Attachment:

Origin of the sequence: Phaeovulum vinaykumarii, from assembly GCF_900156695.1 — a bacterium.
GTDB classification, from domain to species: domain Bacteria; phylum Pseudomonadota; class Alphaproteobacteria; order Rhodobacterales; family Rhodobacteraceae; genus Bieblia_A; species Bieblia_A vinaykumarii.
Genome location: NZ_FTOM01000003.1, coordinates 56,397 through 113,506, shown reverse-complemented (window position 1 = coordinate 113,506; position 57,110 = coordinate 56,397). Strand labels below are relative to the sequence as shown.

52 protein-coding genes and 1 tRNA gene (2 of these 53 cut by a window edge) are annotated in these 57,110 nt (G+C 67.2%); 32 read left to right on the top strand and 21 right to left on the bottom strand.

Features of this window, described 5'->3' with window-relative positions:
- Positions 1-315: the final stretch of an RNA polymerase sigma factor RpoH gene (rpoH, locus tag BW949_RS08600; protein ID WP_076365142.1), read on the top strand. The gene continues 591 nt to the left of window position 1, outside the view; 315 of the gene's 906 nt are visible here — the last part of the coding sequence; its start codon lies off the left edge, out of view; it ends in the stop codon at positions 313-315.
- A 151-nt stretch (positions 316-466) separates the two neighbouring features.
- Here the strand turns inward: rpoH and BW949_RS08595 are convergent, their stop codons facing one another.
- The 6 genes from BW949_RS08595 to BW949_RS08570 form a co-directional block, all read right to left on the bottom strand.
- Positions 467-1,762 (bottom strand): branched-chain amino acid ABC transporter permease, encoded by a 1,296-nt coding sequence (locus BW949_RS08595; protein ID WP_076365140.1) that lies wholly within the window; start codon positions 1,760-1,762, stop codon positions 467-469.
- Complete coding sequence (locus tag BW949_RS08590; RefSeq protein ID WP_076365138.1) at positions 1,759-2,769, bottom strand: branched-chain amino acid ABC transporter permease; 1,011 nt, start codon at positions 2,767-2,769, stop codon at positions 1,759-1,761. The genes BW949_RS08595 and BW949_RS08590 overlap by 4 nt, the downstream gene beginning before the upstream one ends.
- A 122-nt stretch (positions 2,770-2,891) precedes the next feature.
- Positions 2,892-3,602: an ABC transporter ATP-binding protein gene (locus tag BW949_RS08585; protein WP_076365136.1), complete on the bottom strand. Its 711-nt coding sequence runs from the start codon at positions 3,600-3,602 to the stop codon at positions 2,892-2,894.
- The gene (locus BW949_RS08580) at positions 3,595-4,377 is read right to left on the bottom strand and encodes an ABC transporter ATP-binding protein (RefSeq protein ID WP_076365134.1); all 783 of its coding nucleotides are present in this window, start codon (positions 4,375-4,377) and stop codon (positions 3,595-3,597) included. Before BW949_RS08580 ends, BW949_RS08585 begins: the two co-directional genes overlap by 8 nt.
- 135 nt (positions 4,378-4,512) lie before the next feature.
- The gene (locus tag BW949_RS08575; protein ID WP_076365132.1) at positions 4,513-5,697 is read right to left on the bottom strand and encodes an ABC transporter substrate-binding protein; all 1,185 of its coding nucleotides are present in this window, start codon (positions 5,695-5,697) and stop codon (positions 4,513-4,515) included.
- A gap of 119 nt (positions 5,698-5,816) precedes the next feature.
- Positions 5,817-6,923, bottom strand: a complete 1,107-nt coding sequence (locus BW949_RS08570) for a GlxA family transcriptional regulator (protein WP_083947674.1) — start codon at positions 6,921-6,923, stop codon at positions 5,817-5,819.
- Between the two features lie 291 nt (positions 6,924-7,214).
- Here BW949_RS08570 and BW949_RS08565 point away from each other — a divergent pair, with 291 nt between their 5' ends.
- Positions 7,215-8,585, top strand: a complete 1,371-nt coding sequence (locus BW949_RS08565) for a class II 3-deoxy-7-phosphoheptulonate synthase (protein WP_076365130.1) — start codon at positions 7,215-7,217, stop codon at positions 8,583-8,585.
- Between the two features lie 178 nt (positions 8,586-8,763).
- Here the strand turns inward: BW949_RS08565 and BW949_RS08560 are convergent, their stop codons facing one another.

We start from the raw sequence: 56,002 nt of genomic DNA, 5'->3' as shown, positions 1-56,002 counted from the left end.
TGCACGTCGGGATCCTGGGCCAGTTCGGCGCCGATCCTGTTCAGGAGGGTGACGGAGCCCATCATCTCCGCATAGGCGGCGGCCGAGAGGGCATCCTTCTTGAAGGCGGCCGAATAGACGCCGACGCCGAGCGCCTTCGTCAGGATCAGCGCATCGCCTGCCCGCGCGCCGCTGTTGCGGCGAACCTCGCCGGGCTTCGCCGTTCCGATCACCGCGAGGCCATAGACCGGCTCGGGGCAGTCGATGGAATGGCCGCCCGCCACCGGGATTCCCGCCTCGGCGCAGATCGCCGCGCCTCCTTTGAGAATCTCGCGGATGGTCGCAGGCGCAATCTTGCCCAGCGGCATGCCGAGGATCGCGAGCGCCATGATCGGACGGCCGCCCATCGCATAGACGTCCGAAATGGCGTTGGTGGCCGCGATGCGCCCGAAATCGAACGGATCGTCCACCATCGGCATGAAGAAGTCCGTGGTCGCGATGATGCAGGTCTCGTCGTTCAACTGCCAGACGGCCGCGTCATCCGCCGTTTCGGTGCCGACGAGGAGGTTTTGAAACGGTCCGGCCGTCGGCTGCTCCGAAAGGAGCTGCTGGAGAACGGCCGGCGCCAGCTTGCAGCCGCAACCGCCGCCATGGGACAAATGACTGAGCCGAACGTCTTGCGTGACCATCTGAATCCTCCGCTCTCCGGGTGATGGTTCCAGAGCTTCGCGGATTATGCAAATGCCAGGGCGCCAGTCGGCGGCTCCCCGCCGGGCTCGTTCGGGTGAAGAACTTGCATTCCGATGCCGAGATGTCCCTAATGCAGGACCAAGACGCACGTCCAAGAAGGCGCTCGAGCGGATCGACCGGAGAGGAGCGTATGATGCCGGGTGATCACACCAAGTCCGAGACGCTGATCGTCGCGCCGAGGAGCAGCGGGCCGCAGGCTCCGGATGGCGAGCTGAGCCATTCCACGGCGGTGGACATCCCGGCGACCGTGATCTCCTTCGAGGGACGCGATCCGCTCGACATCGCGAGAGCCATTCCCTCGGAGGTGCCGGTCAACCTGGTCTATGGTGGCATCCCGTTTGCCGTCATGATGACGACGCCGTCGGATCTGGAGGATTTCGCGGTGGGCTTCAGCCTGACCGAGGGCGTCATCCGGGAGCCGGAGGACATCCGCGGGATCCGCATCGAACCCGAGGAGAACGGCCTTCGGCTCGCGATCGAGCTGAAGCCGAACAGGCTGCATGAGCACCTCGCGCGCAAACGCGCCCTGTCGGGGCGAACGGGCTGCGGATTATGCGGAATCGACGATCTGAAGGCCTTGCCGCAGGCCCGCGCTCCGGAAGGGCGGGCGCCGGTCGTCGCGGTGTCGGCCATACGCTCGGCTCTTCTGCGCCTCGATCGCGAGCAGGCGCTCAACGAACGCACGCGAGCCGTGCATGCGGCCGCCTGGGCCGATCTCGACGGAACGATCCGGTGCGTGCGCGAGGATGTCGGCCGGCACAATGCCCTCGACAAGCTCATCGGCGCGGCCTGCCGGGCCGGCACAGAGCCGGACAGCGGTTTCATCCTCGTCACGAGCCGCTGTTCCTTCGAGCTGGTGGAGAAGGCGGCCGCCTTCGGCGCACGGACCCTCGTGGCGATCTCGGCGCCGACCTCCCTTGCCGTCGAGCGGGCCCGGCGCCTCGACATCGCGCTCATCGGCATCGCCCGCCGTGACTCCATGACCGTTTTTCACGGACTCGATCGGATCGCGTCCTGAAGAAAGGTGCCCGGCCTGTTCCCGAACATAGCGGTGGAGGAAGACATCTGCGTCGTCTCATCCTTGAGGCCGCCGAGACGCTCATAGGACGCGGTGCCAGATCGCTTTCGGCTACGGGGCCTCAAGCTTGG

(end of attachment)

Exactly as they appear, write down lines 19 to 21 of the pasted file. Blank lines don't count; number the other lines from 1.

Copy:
- Between the two features lie 291 nt (positions 6,924-7,214).
- Here BW949_RS08570 and BW949_RS08565 point away from each other — a divergent pair, with 291 nt between their 5' ends.
- Positions 7,215-8,585, top strand: a complete 1,371-nt coding sequence (locus BW949_RS08565) for a class II 3-deoxy-7-phosphoheptulonate synthase (protein WP_076365130.1) — start codon at positions 7,215-7,217, stop codon at positions 8,583-8,585.